If bats are still inside your home, a good way to start the exclusion process is by covering entry points with Mesh Bird Netting. Secure the netting on the top and sides but leave a small opening at the bottom so the bats can crawl out. They won't want to crawl back under the netting once they are free.
Lastly, bats don't like sticky substances or bright lights. Surround any small entry points with sticky goo like our Transparent Bird Gel and install
The Guardian™. The powerful strobe light along with sonic and ultrasonic sound waves will chase bats off for good.
The exclusion process can take some time so be patient. During the summer, watch the bats carefully at dusk to find out where they are entering/exiting your attic. Once they leave for the winter, patch those holes and any others you might find while you are up there. It's important to wait until winter so you don't seal in any babies that haven't left the nest yet.
If the bats try to return, they will be met with The Guardian™ and no place to enter. This will surely make them seek shelter elsewhere!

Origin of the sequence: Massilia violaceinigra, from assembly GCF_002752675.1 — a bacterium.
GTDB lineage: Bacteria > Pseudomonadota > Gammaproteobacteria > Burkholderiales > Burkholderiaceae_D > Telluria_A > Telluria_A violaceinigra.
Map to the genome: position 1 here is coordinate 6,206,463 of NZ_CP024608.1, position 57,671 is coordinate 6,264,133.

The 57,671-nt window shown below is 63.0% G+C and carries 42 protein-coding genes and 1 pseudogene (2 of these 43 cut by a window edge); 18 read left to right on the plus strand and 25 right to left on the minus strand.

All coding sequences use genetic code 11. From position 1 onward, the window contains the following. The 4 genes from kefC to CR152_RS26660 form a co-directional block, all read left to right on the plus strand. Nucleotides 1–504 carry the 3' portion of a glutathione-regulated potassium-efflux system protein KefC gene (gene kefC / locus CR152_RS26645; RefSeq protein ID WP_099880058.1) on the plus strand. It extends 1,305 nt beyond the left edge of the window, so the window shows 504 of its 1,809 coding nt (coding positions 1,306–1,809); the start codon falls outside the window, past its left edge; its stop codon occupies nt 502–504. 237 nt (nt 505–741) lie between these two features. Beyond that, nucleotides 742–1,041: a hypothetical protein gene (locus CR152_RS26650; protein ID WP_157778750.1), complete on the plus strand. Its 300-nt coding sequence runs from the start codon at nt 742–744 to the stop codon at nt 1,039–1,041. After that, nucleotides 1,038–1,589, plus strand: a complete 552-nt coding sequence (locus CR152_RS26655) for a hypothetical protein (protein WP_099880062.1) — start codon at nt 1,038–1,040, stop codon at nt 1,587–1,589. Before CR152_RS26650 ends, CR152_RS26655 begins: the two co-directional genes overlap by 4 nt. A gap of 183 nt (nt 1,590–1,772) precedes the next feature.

Before any cleanup or restoration is done, make sure all of the bats are gone. Next it's important to get all of their droppings cleaned up quickly and thoroughly.
Guano found indoors should be taken care of by a trained professional. The process usually starts with a spray-down of water or fungicide to prevent any of the guano particles from becoming airborne. It will then be cleaned manually or with a special vacuum. Soiled insulation should be removed and replaced. A professional cleaner may finish with a chemical fogger to make sure all bacteria and fungus have been killed.